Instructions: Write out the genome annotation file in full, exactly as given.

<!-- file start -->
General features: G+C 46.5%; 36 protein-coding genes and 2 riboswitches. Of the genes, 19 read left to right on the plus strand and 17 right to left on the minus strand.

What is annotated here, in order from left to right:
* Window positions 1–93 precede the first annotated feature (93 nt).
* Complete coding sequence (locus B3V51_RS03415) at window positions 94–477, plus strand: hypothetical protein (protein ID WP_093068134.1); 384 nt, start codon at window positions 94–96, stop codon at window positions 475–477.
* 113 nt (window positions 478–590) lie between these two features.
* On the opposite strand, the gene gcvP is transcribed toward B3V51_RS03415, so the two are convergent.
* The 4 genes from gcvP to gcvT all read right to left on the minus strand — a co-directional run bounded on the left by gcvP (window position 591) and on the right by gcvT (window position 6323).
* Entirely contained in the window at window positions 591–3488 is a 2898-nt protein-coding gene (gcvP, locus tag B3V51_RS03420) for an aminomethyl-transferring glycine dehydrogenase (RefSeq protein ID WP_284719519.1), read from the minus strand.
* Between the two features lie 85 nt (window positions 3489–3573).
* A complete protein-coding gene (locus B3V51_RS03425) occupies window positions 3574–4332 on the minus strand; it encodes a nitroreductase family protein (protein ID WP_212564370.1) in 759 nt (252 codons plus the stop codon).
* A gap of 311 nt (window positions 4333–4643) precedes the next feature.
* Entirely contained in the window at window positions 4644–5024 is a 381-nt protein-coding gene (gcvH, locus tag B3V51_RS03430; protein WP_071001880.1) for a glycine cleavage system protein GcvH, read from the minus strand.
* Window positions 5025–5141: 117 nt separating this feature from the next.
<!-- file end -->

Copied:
General features: G+C 46.5%; 36 protein-coding genes and 2 riboswitches. Of the genes, 19 read left to right on the plus strand and 17 right to left on the minus strand.

What is annotated here, in order from left to right:
* Window positions 1–93 precede the first annotated feature (93 nt).
* Complete coding sequence (locus B3V51_RS03415) at window positions 94–477, plus strand: hypothetical protein (protein ID WP_093068134.1); 384 nt, start codon at window positions 94–96, stop codon at window positions 475–477.
* 113 nt (window positions 478–590) lie between these two features.
* On the opposite strand, the gene gcvP is transcribed toward B3V51_RS03415, so the two are convergent.
* The 4 genes from gcvP to gcvT all read right to left on the minus strand — a co-directional run bounded on the left by gcvP (window position 591) and on the right by gcvT (window position 6323).
* Entirely contained in the window at window positions 591–3488 is a 2898-nt protein-coding gene (gcvP, locus tag B3V51_RS03420) for an aminomethyl-transferring glycine dehydrogenase (RefSeq protein ID WP_284719519.1), read from the minus strand.
* Between the two features lie 85 nt (window positions 3489–3573).
* A complete protein-coding gene (locus B3V51_RS03425) occupies window positions 3574–4332 on the minus strand; it encodes a nitroreductase family protein (protein ID WP_212564370.1) in 759 nt (252 codons plus the stop codon).
* A gap of 311 nt (window positions 4333–4643) precedes the next feature.
* Entirely contained in the window at window positions 4644–5024 is a 381-nt protein-coding gene (gcvH, locus tag B3V51_RS03430; protein WP_071001880.1) for a glycine cleavage system protein GcvH, read from the minus strand.
* Window positions 5025–5141: 117 nt separating this feature from the next.